Here we are once more, gearing up for the annual winter whirl of gift-giving, soul-searching & future-facing. If you’re looking for an unusual present for the person who has everything, I am offering Tarot Card Reading gift certificates this year. Sensitive and compassionate, my readings are intended as opportunities for the querent to pause and reflect on their journey through life. Each purchase comes with a free signed copy of my pamphlet Red Hot & Bothered – a spicy stocking stuffer, or collectible little treat for you, the weary online shopper! Price: £20 – includes a Gift Certificate for a 1/2 hr Tarot reading at my flat in Kemp Town (easily accessible by bus from Brighton Station or seafront walk from the pier) or my summer stall on East St (weekends only from April); plus a copy of Red Hot & Bothered, signed and posted…

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A poem that emerged from a memory cloud as I dashed through St Pancras Station – the first draft was typed into my phone on the Underground and read an hour later at my National Poetry Day gig. As I was Tweeting about the pianos a fortnight ago, it seems fitting to publish it online. (And if anyone can explain how to get rid of the double-spacing in WordPress, please feel free to comment!)    The St Pancras Pianos for Paul   Who knew there were two blue uprights at the station? While you caressed the ivories beneath the Eurostar escalier, I was opposite Cath Kidston listening to a bald bruiser with tats and a gay dungeon beard: boogie-woogie jazz sonatas, impromptu ragtime rhapsodies, pouring from his fingers on and on for half hour.   I didn’t SMS because you’d be on the Tube, I didn’t want to nag, and…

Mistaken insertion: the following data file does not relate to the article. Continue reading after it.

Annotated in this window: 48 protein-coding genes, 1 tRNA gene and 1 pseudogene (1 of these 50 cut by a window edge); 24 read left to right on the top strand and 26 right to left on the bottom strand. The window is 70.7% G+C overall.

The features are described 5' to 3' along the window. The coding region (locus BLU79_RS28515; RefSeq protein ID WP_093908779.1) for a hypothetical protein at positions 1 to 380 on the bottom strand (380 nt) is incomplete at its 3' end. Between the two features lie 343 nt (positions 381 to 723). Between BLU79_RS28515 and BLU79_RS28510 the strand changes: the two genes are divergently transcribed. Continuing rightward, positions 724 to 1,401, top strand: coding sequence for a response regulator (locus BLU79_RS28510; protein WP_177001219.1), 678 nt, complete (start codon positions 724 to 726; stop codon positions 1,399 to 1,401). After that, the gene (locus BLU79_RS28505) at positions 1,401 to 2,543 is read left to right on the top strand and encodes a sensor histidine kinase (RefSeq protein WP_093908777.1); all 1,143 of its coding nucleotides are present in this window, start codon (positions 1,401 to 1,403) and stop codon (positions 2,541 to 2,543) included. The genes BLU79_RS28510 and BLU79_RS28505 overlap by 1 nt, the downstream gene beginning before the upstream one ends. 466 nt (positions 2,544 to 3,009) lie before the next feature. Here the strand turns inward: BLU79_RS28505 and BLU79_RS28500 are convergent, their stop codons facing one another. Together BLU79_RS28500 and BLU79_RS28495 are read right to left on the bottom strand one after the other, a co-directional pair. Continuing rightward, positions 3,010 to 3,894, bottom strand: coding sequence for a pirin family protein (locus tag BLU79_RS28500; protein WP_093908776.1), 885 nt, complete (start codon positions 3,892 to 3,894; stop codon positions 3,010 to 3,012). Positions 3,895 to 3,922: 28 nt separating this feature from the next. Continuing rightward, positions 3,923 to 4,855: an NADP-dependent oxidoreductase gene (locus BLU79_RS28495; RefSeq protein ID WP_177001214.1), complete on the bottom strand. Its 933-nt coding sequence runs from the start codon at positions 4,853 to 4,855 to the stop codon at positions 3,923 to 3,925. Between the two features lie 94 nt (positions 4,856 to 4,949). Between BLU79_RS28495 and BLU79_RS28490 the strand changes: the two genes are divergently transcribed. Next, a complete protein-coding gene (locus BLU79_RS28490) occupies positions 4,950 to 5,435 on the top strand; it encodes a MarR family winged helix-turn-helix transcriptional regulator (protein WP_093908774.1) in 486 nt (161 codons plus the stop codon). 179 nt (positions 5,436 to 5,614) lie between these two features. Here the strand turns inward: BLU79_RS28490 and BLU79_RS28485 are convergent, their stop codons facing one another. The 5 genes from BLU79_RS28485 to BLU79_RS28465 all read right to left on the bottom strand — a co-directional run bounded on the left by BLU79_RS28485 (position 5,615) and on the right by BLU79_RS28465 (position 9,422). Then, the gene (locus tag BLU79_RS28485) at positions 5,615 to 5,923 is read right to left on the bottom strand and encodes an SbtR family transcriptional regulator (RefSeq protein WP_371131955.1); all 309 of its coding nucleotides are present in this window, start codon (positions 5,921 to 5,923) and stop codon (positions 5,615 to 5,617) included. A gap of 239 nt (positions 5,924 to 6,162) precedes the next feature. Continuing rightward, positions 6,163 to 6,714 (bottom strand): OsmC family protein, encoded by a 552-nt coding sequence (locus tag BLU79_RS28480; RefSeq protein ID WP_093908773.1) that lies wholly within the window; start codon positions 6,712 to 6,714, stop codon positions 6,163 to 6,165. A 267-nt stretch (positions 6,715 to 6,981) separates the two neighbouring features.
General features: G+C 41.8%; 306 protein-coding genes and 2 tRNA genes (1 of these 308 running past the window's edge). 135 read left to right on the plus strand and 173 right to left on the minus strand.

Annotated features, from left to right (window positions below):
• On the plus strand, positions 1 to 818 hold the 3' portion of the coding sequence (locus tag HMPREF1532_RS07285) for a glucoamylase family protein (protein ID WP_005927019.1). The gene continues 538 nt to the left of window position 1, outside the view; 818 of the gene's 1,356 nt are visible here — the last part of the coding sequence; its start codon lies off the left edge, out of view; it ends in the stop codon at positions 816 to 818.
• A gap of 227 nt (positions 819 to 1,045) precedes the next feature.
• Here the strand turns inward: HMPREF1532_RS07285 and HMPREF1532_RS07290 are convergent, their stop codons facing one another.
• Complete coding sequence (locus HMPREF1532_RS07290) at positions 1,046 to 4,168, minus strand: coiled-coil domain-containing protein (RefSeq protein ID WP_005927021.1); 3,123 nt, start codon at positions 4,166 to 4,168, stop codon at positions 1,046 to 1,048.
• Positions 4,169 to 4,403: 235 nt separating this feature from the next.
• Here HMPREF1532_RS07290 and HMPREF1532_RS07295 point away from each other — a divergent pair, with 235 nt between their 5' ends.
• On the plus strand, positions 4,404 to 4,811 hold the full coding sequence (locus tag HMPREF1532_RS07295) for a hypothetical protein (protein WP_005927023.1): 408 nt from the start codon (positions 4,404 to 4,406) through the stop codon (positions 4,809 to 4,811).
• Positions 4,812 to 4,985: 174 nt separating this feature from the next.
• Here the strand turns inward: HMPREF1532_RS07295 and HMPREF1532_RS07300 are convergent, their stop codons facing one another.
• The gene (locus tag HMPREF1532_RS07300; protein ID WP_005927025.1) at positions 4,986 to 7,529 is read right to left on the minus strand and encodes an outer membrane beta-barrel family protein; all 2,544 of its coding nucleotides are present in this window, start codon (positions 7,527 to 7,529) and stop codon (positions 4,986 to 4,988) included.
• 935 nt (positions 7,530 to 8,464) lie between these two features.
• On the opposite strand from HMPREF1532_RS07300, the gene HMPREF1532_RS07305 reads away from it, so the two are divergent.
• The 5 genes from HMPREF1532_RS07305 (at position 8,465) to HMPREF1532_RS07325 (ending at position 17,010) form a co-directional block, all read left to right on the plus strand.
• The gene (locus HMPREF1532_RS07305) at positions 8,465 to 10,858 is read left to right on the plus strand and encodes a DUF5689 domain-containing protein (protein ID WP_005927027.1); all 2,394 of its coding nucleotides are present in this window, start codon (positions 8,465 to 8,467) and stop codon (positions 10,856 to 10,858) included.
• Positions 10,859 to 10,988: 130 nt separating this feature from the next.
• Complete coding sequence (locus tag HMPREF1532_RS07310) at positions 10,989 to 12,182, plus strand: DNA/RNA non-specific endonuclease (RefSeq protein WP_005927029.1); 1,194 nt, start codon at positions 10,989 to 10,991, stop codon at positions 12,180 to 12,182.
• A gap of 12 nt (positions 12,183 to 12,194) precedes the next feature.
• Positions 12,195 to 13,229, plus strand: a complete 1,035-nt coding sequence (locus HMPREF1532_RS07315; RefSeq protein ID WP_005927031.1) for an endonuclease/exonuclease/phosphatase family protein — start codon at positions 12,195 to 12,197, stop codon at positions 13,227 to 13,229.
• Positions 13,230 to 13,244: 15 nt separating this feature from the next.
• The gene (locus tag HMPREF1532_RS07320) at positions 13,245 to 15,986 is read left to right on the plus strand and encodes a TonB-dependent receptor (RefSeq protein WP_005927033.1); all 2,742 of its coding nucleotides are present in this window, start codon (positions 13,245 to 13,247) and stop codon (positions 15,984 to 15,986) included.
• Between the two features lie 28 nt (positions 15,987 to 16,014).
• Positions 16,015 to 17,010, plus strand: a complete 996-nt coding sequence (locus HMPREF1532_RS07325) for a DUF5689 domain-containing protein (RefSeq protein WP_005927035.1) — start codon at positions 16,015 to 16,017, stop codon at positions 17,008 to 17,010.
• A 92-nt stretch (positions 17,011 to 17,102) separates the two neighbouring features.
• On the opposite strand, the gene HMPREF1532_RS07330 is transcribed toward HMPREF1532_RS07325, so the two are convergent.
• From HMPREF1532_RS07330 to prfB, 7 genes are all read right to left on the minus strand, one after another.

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On Advising a Young Man from Galway To Do a Second MA in Biodiversity And evening full of the linnet’s wings — WB Yeats Not sparrows, not dusty summer robins — linnets. Her tidy brown self; His Nibs, top-nobbing the fence posts in puffy pink vest, white epaulettes. Linnets. Not the slender, moth-grey echoes of Inishfree and Jenny Lind I’ve smuggled to Mayo in the rickety cage of my mind, but barefoot ballad mongers, ha’penny paper sellers, three-walnut-shells-and-a-pea players; fancy lads and freckled lasses on a Kilmainham council estate, shadowing a stranger, then like laughter snatched by the wind, whisking away in a riffle of reshuffled cards, the purring flight-path of an arrow. Strutting little linnet, you take a flattering interest in us but we’ve hardly returned the favour: not made you a greeting card icon, just a fleeting emblem of the orchestral Irish air. So, young man at the…

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